More and more Greeks are turning their back on smoking. This is the result of the nationwide research conducted on behalf of The Institute of Public Health, at The American College of Greece, which also featured on this weekend’s Guardian online edition. “It is a moral victory” commented to this weekend’s Guardian online edition Panagiotis Behrakis, head of The Institute of Public Health and of the Joint Action force on tobacco control in Europe.
The research concerns the anti-smoking law and the protection of the public against secondhand smoking. The sample was 2,054 people from all over the country.
According to the findings, lots of Greeks have turned their back on smoking and are disappointed by the failed application of the anti-smoking law to restaurants and other communal areas.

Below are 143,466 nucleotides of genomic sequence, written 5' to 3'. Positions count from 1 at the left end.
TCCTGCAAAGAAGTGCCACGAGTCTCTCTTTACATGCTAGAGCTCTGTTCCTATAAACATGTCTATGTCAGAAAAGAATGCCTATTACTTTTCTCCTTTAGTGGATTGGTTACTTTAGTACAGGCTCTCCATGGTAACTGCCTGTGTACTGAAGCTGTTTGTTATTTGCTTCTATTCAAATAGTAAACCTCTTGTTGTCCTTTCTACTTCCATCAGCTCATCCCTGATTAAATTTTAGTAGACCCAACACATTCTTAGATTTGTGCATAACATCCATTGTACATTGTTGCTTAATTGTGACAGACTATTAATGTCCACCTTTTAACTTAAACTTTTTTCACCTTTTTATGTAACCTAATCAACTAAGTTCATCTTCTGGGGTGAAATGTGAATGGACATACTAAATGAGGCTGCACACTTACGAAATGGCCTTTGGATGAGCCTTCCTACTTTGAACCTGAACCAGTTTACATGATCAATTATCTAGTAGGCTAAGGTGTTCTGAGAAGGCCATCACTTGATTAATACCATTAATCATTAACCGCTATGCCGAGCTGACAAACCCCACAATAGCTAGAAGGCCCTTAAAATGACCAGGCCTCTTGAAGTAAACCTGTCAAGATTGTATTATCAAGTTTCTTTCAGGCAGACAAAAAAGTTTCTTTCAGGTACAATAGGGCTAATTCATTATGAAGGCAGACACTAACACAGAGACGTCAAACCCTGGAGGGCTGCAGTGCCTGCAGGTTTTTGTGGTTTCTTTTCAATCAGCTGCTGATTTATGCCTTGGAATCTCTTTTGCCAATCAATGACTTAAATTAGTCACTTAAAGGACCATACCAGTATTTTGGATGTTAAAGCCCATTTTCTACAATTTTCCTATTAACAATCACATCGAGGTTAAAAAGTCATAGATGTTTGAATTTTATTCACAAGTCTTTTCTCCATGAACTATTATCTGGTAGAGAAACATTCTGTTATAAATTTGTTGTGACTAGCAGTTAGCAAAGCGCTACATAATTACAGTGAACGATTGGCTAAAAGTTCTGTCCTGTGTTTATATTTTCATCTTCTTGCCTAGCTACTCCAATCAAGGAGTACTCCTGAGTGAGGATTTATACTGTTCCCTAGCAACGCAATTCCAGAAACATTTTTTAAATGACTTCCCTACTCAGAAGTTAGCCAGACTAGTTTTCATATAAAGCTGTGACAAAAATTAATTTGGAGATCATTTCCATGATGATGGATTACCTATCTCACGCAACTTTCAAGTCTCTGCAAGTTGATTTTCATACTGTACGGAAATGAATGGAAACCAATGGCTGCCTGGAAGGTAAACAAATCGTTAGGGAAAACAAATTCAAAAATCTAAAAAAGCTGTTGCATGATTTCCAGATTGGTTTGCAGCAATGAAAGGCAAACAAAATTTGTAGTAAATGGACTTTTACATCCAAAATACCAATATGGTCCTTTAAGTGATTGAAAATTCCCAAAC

Specifically, 27.1% of the population are still smokers compared to 36.7% in 2012. This drop, of 9.6 percentage points over 5 years, marks an all-time low at a European level and certainly holds the smallest prevalence of smoking in the Greek population.
Read the full Guardian article here.